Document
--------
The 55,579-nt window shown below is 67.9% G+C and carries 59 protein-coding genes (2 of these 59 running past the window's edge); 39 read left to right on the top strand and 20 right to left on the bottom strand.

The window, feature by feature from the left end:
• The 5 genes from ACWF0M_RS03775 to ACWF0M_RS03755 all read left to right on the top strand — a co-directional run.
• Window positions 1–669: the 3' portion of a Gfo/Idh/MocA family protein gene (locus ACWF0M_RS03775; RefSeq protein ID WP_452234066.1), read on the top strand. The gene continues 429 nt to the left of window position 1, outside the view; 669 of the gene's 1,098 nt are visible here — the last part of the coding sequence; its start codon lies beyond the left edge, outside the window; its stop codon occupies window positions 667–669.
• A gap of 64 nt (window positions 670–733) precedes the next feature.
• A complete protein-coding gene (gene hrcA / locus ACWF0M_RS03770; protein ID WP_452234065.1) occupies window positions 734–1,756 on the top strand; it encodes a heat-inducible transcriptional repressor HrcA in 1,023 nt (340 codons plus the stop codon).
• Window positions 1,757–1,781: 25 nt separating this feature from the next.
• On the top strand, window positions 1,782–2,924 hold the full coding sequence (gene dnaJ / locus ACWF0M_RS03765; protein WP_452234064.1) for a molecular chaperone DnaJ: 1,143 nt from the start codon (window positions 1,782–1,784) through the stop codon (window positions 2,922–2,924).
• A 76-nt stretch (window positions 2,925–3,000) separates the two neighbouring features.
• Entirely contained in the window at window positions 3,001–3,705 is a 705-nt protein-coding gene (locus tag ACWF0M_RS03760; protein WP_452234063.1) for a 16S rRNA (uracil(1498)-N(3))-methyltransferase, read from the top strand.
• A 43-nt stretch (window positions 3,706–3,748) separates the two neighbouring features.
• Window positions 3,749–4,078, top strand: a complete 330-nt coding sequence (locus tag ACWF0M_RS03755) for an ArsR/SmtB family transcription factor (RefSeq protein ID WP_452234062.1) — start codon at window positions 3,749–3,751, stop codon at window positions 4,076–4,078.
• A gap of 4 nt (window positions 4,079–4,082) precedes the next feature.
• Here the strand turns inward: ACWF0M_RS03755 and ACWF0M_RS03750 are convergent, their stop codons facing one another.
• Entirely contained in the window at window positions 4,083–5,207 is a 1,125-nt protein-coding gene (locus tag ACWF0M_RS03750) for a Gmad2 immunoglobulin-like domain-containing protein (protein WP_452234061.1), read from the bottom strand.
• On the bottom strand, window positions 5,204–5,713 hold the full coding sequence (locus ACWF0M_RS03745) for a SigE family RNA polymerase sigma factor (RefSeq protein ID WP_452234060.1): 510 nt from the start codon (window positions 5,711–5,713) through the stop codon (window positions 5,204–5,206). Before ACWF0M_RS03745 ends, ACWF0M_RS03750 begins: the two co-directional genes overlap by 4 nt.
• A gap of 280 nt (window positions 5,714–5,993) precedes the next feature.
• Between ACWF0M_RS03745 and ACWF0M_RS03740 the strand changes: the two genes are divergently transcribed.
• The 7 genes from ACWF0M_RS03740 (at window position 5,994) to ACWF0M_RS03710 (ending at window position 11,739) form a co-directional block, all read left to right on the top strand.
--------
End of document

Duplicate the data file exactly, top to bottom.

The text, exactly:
The 55,579-nt window shown below is 67.9% G+C and carries 59 protein-coding genes (2 of these 59 running past the window's edge); 39 read left to right on the top strand and 20 right to left on the bottom strand.

The window, feature by feature from the left end:
• The 5 genes from ACWF0M_RS03775 to ACWF0M_RS03755 all read left to right on the top strand — a co-directional run.
• Window positions 1–669: the 3' portion of a Gfo/Idh/MocA family protein gene (locus ACWF0M_RS03775; RefSeq protein ID WP_452234066.1), read on the top strand. The gene continues 429 nt to the left of window position 1, outside the view; 669 of the gene's 1,098 nt are visible here — the last part of the coding sequence; its start codon lies beyond the left edge, outside the window; its stop codon occupies window positions 667–669.
• A gap of 64 nt (window positions 670–733) precedes the next feature.
• A complete protein-coding gene (gene hrcA / locus ACWF0M_RS03770; protein ID WP_452234065.1) occupies window positions 734–1,756 on the top strand; it encodes a heat-inducible transcriptional repressor HrcA in 1,023 nt (340 codons plus the stop codon).
• Window positions 1,757–1,781: 25 nt separating this feature from the next.
• On the top strand, window positions 1,782–2,924 hold the full coding sequence (gene dnaJ / locus ACWF0M_RS03765; protein WP_452234064.1) for a molecular chaperone DnaJ: 1,143 nt from the start codon (window positions 1,782–1,784) through the stop codon (window positions 2,922–2,924).
• A 76-nt stretch (window positions 2,925–3,000) separates the two neighbouring features.
• Entirely contained in the window at window positions 3,001–3,705 is a 705-nt protein-coding gene (locus tag ACWF0M_RS03760; protein WP_452234063.1) for a 16S rRNA (uracil(1498)-N(3))-methyltransferase, read from the top strand.
• A 43-nt stretch (window positions 3,706–3,748) separates the two neighbouring features.
• Window positions 3,749–4,078, top strand: a complete 330-nt coding sequence (locus tag ACWF0M_RS03755) for an ArsR/SmtB family transcription factor (RefSeq protein ID WP_452234062.1) — start codon at window positions 3,749–3,751, stop codon at window positions 4,076–4,078.
• A gap of 4 nt (window positions 4,079–4,082) precedes the next feature.
• Here the strand turns inward: ACWF0M_RS03755 and ACWF0M_RS03750 are convergent, their stop codons facing one another.
• Entirely contained in the window at window positions 4,083–5,207 is a 1,125-nt protein-coding gene (locus tag ACWF0M_RS03750) for a Gmad2 immunoglobulin-like domain-containing protein (protein WP_452234061.1), read from the bottom strand.
• On the bottom strand, window positions 5,204–5,713 hold the full coding sequence (locus ACWF0M_RS03745) for a SigE family RNA polymerase sigma factor (RefSeq protein ID WP_452234060.1): 510 nt from the start codon (window positions 5,711–5,713) through the stop codon (window positions 5,204–5,206). Before ACWF0M_RS03745 ends, ACWF0M_RS03750 begins: the two co-directional genes overlap by 4 nt.
• A gap of 280 nt (window positions 5,714–5,993) precedes the next feature.
• Between ACWF0M_RS03745 and ACWF0M_RS03740 the strand changes: the two genes are divergently transcribed.
• The 7 genes from ACWF0M_RS03740 (at window position 5,994) to ACWF0M_RS03710 (ending at window position 11,739) form a co-directional block, all read left to right on the top strand.